SYDNEY: Sydney is imposing new taxes on foreigners buying homes as concerns grow that a flood of mostly Chinese investors is crowding out locals and killing the “Great Australian Dream” of owning property.
Ownership rates across the country are among the highest in developed nations, with having your own house long viewed as a key aspect of Australian identity.
But as prices rise to record levels — Sydney is ranked only second to Hong Kong as major cities with the world’s least-affordable housing — new potential homeowners have been increasingly forced out of the market with foreigners blamed as a key factor.
“(Politicians) are raising money from people who aren’t voting, so superficially you can understand that it’s possibly not bad politics,” she added, but warned the measures could be a “blunt instrument” that could hurt the market.
Last year, leading apartment developer Lend Lease sold out more than Aus$600 million (US$445 million) worth of new units in Sydney’s Darling Harbour in under five hours, with The Australian Financial Review reporting that one-third of buyers were foreign.
Lend Lease said the sale broke local records but such reports have also fuelled calls for government action to protect Australian buyers.
In response, the New South Wales, Victoria and Queensland state governments have introduced or are set to slap new property and land taxes on foreign buyers, sparking an outcry from developers fearful that they will flee to other markets such as New Zealand and Canada.
“It is very bad. Without the Chinese nothing would ever get built,” the country’s richest man and head of prominent developer Meriton, “high-rise” Harry Triguboff told The Australian Financial Review this week.
“Never mind the bullshit stories, sales volumes have already dropped and prices are coming down steadily. The Chinese buyers are already disappearing.”
Analysts say Australia is an appealing market particularly after Hong Kong and Singapore introduced a 15 percent property tax on non-local buyers and as the local dollar weakened against other currencies.
The proposed tax in Sydney’s New South Wales state to be announced this week would be only four percent, in Queensland it is three percent and in Victoria seven percent.
The island continent experienced an average 7.25 percent annual housing growth over the past three decades according to the central bank, attracting Chinese investment into commercial and residential real estate.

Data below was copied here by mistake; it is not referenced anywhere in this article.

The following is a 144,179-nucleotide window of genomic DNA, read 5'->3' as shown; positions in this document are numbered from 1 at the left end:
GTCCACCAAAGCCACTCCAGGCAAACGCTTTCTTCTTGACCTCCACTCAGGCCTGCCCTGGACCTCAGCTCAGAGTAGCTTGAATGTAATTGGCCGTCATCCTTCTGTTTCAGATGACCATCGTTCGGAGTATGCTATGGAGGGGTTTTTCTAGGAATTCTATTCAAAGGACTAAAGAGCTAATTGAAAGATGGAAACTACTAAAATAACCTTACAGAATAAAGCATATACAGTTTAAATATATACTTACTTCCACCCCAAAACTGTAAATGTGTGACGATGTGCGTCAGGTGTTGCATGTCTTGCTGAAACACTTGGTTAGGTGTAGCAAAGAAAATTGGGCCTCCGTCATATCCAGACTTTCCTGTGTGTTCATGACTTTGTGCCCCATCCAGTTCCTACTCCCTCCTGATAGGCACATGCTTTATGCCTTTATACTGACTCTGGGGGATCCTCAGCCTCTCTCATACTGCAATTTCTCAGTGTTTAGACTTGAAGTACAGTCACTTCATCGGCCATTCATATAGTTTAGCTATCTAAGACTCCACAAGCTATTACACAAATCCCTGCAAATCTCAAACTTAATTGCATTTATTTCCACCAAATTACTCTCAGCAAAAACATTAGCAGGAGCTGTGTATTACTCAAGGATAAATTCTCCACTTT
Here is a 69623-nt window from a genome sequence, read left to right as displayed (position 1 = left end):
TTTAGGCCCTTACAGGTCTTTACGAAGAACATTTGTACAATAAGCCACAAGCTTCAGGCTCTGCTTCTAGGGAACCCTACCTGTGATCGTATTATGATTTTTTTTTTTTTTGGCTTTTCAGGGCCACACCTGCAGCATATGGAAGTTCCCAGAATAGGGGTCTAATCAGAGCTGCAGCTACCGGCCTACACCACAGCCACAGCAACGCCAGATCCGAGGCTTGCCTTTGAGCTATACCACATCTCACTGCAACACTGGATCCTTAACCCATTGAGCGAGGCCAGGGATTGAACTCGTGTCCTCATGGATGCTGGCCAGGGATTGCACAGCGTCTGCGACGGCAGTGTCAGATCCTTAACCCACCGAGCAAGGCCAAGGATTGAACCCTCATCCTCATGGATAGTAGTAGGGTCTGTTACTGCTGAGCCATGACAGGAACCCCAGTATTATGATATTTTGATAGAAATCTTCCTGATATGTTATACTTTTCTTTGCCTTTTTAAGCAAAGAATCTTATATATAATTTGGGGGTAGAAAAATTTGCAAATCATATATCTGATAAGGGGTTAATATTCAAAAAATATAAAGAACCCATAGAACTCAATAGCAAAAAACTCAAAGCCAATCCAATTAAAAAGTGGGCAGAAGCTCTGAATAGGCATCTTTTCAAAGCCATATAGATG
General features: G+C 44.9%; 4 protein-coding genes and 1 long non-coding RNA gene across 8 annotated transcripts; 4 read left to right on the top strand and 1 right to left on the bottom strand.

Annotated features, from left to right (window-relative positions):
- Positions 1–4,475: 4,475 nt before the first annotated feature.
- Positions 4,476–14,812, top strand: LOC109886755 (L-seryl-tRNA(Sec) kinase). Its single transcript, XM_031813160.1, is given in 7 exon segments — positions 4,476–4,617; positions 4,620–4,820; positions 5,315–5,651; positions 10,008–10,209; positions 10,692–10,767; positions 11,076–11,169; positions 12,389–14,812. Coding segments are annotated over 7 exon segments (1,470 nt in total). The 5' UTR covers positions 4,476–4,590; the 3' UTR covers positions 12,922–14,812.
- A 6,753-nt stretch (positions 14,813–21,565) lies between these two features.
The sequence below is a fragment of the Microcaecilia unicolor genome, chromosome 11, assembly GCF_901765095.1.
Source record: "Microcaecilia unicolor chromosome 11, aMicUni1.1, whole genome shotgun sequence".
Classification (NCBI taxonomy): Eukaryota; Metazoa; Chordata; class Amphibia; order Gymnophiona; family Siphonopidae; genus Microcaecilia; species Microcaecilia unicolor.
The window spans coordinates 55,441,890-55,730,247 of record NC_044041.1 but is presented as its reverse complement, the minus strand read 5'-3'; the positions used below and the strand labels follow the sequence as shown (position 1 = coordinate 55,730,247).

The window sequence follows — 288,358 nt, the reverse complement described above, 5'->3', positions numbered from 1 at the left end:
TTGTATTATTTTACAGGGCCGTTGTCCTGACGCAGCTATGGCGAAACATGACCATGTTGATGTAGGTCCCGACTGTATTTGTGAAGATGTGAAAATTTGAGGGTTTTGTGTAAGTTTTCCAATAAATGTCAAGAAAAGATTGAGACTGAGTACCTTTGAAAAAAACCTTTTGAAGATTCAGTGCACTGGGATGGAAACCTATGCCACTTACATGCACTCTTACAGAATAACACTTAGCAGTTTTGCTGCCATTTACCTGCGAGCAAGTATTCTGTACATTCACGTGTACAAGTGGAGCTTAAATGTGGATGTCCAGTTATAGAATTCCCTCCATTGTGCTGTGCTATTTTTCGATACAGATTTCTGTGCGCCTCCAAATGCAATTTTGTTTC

Chinese invested Aus$4.2 billion in 2011-12, rising to Aus$24.3 billion in 2014-15 according to Australia’s Foreign Investment Review Board, making them the largest overseas buyers.
But foreign investment — including in local firms and agricultural land — is politically sensitive and last year the national government forced some offshore owners to sell properties after tightening regulations.
Housing affordability, and the role of property investors, has also been a key battleground ahead of national elections on July 2.
But with housing prices appearing to be coming off the boil and the economy transitioning away from a mining boom, analysts say the state taxes could backfire.
“It’ll have ramifications down the track when the market goes through a pretty significant downturn in terms of construction and developers are finding it hard to get projects going,” BIS Shrapnel’s managing director Robert Mellor told AFP.
Signs of a softening housing market could also be why states appear to be trying to “grab some revenue while it’s on offer”, leading property data provider CoreLogic’s Australia research head Cameron Kusher said.
Meanwhile, there are question marks about whether current data adequately captures the full extent of foreign investment in Australian real estate, with some statistics not delineating between commercial and residential property purchases.
In one estimate, University of Sydney researchers last year said offshore Chinese purchases only totalled two percent of all transactions in 2014 out of overall residential home sales of Aus$270 billion, the Sydney Morning Herald reported.
Despite the new tax hurdles, Kusher expects long-term Chinese housing investment to continue.
“The people that are buying for the long-term… maybe at some point to migrate to Australia, I don’t think it would act as too much of a deterrent for them,” he told AFP.
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